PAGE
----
AMA President: Medicare Physician Pay Cuts Will Have ‘Dire’ Impact if Not Reversed

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Reversing the 3.37% Medicare pay cut that went into effect for physician practices on January 1 is a top priority for the American Medical Association, said Dr. Jesse Ehrenfeld, president of the organization.

“[The pay cut] is a disaster for the profession, so we are working day in and day out, hour by hour with our congressional partners to get that reversed,” Ehrenfeld declared last week during an interview at CES 2024 in Las Vegas. “If we don’t, it is going to have a dire, drastic impact on seniors’ access to healthcare all across America. … If you add it up, it’s a 10% reduction over the last four years in Medicare reimbursement. It’s just not sustainable.”

He made these comments ahead of Congress’ January 19 vote on the overall government funding bill, which includes Medicare payments. The AMA is urging physicians and patients to participate in the Fix Medicare Now campaign and contact Congress ahead of the vote to share their concerns on the payment cuts.

In particular, the AMA is in support of the Preserving Seniors’ Access to Physicians Act of 2023, which was recently introduced in the House of Representatives and would cancel the 3.37% payment cut to physicians. There is bipartisan support for the reversal of the cut as well, with nearly 200 members of Congress co-signing a December letter calling for legislation to prevent the cut.

What’s at stake if the 3.37% pay cut to physician practices isn’t reversed? Practices will either stop seeing Medicare patients entirely or stop accepting new Medicare patients, according to Ehrenfeld.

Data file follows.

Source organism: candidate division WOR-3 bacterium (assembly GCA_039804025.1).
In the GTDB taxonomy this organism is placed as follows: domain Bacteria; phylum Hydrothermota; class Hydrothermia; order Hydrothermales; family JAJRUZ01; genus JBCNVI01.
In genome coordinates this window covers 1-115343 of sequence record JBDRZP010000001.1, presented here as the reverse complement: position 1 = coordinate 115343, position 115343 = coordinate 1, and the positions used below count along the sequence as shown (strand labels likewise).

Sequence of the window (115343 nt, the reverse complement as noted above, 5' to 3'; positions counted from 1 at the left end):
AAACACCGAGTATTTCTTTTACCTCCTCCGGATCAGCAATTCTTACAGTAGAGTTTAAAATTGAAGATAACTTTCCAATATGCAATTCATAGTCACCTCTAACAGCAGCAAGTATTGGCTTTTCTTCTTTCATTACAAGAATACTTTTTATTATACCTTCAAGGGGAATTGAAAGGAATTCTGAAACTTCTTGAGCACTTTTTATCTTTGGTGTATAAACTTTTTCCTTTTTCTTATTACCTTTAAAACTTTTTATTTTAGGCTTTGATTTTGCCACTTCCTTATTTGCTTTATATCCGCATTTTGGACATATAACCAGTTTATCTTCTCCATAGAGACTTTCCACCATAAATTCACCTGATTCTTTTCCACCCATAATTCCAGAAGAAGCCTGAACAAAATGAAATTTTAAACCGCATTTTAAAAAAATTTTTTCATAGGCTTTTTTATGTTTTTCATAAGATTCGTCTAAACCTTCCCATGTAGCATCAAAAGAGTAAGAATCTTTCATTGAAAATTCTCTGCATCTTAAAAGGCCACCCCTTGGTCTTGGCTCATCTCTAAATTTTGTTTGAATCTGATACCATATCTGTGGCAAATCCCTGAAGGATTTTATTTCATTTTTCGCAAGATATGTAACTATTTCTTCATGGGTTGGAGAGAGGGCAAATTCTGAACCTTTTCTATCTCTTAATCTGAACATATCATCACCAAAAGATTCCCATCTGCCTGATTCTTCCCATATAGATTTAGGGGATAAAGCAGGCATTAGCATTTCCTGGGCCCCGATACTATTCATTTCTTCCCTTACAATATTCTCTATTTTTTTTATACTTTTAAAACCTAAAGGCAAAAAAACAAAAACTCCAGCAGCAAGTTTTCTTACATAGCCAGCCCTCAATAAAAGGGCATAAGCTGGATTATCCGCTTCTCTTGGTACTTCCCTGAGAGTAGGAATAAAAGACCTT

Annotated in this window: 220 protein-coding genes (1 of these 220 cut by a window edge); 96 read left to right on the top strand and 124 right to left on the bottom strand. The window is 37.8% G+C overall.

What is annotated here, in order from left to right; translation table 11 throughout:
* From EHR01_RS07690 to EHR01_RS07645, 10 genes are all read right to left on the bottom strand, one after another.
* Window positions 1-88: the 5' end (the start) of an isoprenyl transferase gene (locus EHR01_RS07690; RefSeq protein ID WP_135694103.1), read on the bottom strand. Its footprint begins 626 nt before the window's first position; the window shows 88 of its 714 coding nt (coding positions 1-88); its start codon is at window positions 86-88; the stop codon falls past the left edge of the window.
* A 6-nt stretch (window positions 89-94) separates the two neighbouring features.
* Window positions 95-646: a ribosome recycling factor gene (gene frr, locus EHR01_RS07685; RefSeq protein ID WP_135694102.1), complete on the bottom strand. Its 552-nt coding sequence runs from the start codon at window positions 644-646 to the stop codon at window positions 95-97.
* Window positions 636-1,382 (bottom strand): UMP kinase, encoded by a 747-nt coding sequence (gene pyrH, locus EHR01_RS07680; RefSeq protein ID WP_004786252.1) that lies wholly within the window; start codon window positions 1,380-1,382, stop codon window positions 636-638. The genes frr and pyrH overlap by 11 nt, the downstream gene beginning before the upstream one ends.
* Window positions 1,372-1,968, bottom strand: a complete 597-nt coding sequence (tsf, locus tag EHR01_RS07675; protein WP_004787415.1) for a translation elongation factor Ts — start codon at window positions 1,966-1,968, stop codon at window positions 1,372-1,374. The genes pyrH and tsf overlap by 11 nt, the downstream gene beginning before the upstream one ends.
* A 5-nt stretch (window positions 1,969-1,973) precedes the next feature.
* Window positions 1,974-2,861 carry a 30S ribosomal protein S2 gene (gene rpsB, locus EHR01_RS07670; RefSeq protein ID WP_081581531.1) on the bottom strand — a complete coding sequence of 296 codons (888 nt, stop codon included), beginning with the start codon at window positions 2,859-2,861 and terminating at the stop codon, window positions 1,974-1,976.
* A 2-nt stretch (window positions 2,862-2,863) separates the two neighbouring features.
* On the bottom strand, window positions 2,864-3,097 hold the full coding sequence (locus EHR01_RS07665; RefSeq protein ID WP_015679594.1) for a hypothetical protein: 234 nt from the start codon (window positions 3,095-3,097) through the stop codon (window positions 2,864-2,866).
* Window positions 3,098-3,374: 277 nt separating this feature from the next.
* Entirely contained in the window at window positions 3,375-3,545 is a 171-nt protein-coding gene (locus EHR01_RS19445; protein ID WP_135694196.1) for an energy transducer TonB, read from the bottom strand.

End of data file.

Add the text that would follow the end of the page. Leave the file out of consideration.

“This happened to my parents in Florida,” he stated. “Their physician just could not see Medicare patients anymore because of the payment cuts that continue to happen while inflation continues to rise. We know that more and more practices will make that very painful decision if Congress doesn’t act to at least keep physicians whole.”

Ehrenfeld added that the AMA is “optimistic” that the pay cut will be reversed due to bipartisan support. However, he noted that Congress has had issues passing legislation in the last year.

“Congress needs to show up and do their job and unfortunately, they have struggled to do that. This past year I think was one of the least productive Congresses in United States history. [There were more than] 700 bills, and 27 got signed into law,” Ehrenfeld said.

Physicians are the only group that doesn’t receive an automatic annual increase based on the Medicare Economic Index to support increasing business expenses, according to the AMA. If physicians were to get the same adjustments as hospitals and other healthcare professionals, their payments would have seen a 4.6% increase in 2024.

The Medicare payment decrease is further exacerbating the burnout issue that many physicians are facing right now, Ehrenfeld said.

“There are many components that are driving burnout: the system inefficiencies, the burden of prior authorization, administrative requirements, a 3% pay cut,” he said. “We need to continue to work on that.”

Photo: Mbve7642, Getty Images



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